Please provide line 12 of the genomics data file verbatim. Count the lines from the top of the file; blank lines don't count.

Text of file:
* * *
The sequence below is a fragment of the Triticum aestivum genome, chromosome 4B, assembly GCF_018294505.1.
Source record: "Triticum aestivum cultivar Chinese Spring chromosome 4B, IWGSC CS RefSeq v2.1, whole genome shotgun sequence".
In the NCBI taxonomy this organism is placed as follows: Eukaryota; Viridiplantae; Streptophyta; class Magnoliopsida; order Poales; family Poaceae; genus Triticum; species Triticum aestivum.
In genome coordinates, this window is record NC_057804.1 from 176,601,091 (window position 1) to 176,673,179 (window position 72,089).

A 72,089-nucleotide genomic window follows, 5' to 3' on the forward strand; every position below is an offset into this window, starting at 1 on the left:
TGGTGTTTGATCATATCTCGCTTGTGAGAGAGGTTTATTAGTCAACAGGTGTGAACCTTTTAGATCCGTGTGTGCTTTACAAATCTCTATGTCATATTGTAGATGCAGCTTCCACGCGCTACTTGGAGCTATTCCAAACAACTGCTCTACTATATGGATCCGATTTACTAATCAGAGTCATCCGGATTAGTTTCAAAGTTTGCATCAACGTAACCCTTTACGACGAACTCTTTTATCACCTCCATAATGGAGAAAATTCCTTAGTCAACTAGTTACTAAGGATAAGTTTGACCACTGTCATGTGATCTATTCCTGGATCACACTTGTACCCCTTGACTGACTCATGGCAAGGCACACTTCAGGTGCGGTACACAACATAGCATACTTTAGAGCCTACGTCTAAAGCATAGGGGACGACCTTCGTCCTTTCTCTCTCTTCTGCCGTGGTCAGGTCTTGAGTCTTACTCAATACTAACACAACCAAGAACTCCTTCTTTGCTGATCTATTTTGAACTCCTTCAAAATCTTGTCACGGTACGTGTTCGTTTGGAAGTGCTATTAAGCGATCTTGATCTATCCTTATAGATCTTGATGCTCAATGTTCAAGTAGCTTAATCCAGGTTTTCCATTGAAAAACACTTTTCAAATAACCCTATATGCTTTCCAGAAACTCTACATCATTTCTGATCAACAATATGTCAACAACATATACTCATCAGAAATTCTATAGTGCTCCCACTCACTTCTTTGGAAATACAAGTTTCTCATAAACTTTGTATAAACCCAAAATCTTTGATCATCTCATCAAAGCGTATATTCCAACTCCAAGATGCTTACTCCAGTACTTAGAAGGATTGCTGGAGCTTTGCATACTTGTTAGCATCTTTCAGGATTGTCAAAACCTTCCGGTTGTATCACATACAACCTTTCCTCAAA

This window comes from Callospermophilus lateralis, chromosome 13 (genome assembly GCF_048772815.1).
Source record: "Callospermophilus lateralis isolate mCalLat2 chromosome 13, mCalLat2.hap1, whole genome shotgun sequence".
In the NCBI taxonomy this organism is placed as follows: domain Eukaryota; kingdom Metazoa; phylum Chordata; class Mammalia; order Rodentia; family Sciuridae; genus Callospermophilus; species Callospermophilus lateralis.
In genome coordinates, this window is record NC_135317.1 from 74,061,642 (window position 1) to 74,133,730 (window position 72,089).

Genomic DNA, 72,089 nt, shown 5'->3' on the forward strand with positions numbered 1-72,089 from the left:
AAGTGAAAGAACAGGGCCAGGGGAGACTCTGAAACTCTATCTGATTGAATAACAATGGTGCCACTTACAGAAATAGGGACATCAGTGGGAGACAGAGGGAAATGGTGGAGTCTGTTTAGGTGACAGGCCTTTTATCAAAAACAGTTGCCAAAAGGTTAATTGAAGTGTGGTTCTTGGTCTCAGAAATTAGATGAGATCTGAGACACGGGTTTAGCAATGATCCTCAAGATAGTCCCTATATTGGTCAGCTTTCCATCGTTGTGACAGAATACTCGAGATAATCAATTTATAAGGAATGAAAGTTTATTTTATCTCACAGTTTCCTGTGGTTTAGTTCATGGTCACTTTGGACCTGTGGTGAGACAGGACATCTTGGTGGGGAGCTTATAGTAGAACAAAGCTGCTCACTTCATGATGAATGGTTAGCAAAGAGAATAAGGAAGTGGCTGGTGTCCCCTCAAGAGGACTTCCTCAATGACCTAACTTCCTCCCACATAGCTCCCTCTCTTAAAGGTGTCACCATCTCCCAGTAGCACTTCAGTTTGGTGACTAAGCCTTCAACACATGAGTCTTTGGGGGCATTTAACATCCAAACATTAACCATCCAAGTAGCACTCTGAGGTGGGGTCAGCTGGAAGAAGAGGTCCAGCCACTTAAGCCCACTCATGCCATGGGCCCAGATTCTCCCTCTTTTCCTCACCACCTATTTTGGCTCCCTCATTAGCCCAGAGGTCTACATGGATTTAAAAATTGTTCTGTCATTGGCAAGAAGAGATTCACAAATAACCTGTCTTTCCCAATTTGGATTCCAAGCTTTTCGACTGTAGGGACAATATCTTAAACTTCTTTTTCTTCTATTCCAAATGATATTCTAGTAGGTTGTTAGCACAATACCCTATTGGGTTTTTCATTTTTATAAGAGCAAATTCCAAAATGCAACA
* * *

AAGTGAAAGAACAGGGCCAGGGGAGACTCTGAAACTCTATCTGATTGAATAACAATGGTGCCACTTACAGAAATAGGGACATCAGTGGGAGACAGAGGGAAATGGTGGAGTCTGTTTAGGTGACAGGCCTTTTATCAAAAACAGTTGCCAAAAGGTTAATTGAAGTGTGGTTCTTGGTCTCAGAAATTAGATGAGATCTGAGACACGGGTTTAGCAATGATCCTCAAGATAGTCCCTATATTGGTCAGCTTTCCATCGTTGTGACAGAATACTCGAGATAATCAATTTATAAGGAATGAAAGTTTATTTTATCTCACAGTTTCCTGTGGTTTAGTTCATGGTCACTTTGGACCTGTGGTGAGACAGGACATCTTGGTGGGGAGCTTATAGTAGAACAAAGCTGCTCACTTCATGATGAATGGTTAGCAAAGAGAATAAGGAAGTGGCTGGTGTCCCCTCAAGAGGACTTCCTCAATGACCTAACTTCCTCCCACATAGCTCCCTCTCTTAAAGGTGTCACCATCTCCCAGTAGCACTTCAGTTTGGTGACTAAGCCTTCAACACATGAGTCTTTGGGGGCATTTAACATCCAAACATTAACCATCCAAGTAGCACTCTGAGGTGGGGTCAGCTGGAAGAAGAGGTCCAGCCACTTAAGCCCACTCATGCCATGGGCCCAGATTCTCCCTCTTTTCCTCACCACCTATTTTGGCTCCCTCATTAGCCCAGAGGTCTACATGGATTTAAAAATTGTTCTGTCATTGGCAAGAAGAGATTCACAAATAACCTGTCTTTCCCAATTTGGATTCCAAGCTTTTCGACTGTAGGGACAATATCTTAAACTTCTTTTTCTTCTATTCCAAATGATATTCTAGTAGGTTGTTAGCACAATACCCTATTGGGTTTTTCATTTTTATAAGAGCAAATTCCAAAATGCAACA